The premium on shares of PSLV, Sprott’s Physical Silver Trust, has remained under 5%, which is exceptionally negative sentiment for silver prices. Below, we have provided the current premium over NAV for the closing prices on PSLV (Real Time Chart) for Thursday, 4/19/2012, followed by a table reflecting the premium range and number of days at each level, since the fund’s inception.
|PSLV Closing Price:||$13.19|
|Ounces of Silver in Trust:||32,878,296|
|Trust’s Silver Value:||$1,044,707,863|
|Trust Net Asset Value:||$1,055,036,323|
|PSLV NAV per Unit:||$12.58|
Source: Sprott Physical Silver Trust
PMBull frequently cites the PSLV Premium when it is dipping lower for a reason. Historically, the premium investors paid for PSLV has been as high as 35% and as low as 2%. The premium highs have been achieved at market tops and the premium lows at market bottoms in silver. Here is a table showing the range of premiums and the number of days PSLV has traded at that premium, since fund inception:
The Premium on Sprott’s Fund as a Sentiment Indicator
When silver and precious metals are hot and the arguments for holding silver, especially physical silver, are validated by rising share prices, bullish sentiment begins to grow. At some point, bullish sentiment will reach extremes. The extremes occur on the heels of heightened fear in the markets and a greater level of distrust for paper Wall Street financial products in general. Investors who aren’t stacking silver bullion can look to Sprott’s fund: PSLV, which invests funds in fully allocated, unencumbered physical silver bullion.
As a closed end fund, the trusts units can trade at a premium or discount to the net asset value of the silver in the fund.
As bullish sentiment in silver continues to grow, investors begin to pay an increasingly higher premium over NAV. The NAV, combined with the premium, are reflected in the unit price. The premium rises as demand for the limited shares and silver bullion held by the fund rises faster than demand for silver or other silver funds that don’t present the same perceived value proposition. As the premium rises, PSLV begins to outperform funds like SLV and physical silver bullion.
Speculators and traders, aware of this dynamic, may also begin to buy, with expectations for the premium to rise even further. At some point, the rising premium can become a bubble. This bubble can deflate when silver prices drop, causing PSLV to under-perform silver. Further, when Sprott takes advantage of an excessive premium and offers new shares in PSLV, at a discount to the current share price, the premium can get whacked and PSLV can fall, independent of silver prices.
This is exactly what happened on January 18th of this year:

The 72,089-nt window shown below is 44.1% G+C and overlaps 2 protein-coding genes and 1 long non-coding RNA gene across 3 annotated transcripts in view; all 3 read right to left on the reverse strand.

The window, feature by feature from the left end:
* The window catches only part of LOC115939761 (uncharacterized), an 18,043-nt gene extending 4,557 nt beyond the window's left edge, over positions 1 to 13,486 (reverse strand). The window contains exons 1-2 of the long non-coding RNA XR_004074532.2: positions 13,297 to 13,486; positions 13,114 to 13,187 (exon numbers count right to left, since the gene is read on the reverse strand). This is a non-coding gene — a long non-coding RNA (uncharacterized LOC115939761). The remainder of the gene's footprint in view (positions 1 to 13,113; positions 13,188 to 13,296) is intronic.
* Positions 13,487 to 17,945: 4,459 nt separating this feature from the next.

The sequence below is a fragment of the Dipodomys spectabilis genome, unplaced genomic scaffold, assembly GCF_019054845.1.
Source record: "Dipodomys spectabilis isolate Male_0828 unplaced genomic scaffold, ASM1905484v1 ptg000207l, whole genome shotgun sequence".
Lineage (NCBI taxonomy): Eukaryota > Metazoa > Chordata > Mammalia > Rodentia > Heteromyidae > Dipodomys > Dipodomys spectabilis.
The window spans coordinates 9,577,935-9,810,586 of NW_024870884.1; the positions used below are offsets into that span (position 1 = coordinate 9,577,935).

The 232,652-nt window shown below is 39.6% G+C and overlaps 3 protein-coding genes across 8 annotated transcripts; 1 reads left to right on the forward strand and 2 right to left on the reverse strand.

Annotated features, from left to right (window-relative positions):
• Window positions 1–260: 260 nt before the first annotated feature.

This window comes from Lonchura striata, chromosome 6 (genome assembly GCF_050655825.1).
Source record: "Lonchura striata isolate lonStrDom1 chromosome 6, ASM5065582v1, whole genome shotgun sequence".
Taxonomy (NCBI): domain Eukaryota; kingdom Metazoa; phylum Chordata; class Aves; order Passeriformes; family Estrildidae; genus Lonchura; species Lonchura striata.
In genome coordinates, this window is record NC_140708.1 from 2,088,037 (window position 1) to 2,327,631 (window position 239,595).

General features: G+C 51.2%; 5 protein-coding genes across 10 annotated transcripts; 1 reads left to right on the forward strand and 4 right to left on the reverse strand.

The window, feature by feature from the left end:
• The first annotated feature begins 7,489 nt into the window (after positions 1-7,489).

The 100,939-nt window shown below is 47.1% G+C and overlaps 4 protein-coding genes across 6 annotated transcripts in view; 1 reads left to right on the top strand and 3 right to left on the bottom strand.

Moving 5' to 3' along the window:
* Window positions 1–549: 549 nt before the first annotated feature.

Today, the premium is below 5%. As interest in silver wains, the premium on PSLV can fall, which it has. Like any financial asset, bullish optimism or bearish pessimism can reach extremes, and these extremes are reflected in the premiums on PSLV. A sub-5% premium may be viewed as extreme pessimism for PSLV’s prospects. ETF or ETN premiums or discounts are an excellent contrarian sentiment indicator because so few investors understand premiums or discounts on a funds NAV. That, or they simply choose to ignore them when caught up in an emotional trade. When premiums reach the upper ends of a range, the shares are rich in price. Likewise, when the premium is low, or even at a discount, pessimism is at an extreme and the share price may be presenting a high level of value.
Using the PSLV Premium to One’s Advantage
Sprott’s PSLV fund, and the inherent fluctuating premium attached to the shares, can allow one to more strategically time purchases of the fund, or silver itself. The premium is a data point that can be used as a sentiment indicator. If one buys when the premium is low on the expectation that a rise in silver prices is imminent and one is right, the premium itself can grow, along with the NAV in the fund, providing an incremental boost to returns.
By the same token, a low premium, may provide some downside protection, should silver prices slump. To be sure, PSLV shares could theoretically trade at a discount to NAV, but you will note in the table above that this has not occurred. A discount is unlikely because arbitragers could buy up shares in PSLV and then redeem them for the higher valued physical silver, a feature of Sprott’s fund.
Why Do Investors Pay a Premium for Sprott’s PSLV Fund?
When investors are bullish on silver, they tend to bid up silver prices, but will also bid up PSLV beyond the value of the silver the trust holds. Silver investors are willing to pay more for the added security of fully allocated physical silver that backs shares in the fund. Rumors continue to persist that iShares’ Silver fund, SLV, may hold only paper promises for silver, which other parties may also lay claim.
One only need recall the debacle with MF Global where thousands of customers had claims to gold that went missing during the firm’s bankruptcy to understand why investors like the concept of fully allocated silver bullion bars, numbered, published and secured in a vault. PLSV, while not the actual physical metal, sitll provides a theoretically higher level of security over paper claims for silver. Hard core precious metal investors will always tell you that if you can’t hold it, you don’t own it. The Sprott fund, while not true physical silver, stacked in a vault in your home, is as close as you can get to it in a paper silver fund.